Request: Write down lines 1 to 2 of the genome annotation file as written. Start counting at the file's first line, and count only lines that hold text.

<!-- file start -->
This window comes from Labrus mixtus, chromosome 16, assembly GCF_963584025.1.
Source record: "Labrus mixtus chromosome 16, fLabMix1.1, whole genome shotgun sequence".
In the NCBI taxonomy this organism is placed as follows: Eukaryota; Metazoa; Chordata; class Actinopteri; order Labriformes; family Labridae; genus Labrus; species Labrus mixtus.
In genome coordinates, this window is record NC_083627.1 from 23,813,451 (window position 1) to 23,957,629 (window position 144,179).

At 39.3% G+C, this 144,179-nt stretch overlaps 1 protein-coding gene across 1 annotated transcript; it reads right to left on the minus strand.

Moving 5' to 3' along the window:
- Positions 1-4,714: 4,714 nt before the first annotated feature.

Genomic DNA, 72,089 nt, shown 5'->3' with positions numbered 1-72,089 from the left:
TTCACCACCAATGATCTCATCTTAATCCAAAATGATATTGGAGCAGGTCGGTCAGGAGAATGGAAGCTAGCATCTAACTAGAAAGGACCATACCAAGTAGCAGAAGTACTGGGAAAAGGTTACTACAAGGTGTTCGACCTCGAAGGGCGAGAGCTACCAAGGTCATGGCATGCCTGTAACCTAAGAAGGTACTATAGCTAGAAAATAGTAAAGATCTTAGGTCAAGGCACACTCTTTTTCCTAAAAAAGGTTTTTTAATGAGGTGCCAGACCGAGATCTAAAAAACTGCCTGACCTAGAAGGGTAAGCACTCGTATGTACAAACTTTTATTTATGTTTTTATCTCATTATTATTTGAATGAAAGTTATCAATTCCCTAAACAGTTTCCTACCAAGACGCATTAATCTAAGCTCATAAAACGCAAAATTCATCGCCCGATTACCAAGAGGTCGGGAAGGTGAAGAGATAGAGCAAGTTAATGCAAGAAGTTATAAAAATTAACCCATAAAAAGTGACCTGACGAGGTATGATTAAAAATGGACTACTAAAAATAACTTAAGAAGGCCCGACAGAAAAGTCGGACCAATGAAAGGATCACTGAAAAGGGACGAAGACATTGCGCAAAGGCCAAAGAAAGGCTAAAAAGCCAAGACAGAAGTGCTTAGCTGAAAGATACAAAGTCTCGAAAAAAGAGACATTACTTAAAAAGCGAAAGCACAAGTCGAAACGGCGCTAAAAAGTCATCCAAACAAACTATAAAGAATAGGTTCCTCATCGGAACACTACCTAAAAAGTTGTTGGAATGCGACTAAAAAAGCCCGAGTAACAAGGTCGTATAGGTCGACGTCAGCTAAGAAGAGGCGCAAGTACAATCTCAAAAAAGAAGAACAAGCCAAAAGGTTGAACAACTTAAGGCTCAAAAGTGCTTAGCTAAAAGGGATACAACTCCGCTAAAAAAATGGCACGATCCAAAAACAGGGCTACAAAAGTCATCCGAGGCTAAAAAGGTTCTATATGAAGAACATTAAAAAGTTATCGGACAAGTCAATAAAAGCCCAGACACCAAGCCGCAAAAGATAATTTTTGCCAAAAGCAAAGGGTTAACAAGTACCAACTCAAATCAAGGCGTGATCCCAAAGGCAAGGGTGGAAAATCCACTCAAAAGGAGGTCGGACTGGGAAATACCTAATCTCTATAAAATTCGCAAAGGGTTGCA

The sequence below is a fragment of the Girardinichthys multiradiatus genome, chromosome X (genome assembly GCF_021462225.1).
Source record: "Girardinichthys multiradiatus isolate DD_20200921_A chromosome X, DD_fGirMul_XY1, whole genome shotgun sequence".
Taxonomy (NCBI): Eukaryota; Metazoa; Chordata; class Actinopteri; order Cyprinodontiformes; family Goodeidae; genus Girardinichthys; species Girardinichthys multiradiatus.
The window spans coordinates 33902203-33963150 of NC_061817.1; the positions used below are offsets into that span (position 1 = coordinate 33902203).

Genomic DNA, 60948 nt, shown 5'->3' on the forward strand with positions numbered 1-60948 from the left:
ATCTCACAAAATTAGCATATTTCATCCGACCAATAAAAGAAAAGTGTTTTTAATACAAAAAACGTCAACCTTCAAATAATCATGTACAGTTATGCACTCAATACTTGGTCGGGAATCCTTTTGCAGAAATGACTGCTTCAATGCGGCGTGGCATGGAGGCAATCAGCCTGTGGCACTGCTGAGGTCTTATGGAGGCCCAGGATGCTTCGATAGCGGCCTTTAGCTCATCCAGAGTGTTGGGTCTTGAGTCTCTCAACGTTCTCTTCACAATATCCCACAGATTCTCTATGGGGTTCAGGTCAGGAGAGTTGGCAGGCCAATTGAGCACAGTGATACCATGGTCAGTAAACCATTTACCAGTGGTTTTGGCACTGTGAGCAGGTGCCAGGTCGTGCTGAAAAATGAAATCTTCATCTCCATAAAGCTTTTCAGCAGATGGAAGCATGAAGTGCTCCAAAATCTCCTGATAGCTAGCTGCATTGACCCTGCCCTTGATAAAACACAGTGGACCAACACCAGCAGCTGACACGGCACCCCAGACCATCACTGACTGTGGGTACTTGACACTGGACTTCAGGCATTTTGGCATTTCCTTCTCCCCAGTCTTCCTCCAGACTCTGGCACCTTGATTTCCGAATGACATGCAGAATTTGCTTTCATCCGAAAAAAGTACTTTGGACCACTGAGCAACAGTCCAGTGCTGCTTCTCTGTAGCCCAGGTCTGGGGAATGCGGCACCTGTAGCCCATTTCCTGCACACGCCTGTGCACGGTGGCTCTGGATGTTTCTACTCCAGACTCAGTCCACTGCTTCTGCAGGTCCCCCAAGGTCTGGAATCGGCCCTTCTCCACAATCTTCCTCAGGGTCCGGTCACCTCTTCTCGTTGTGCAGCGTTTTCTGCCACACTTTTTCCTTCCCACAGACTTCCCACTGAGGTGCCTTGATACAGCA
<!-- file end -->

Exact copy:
This window comes from Labrus mixtus, chromosome 16, assembly GCF_963584025.1.
Source record: "Labrus mixtus chromosome 16, fLabMix1.1, whole genome shotgun sequence".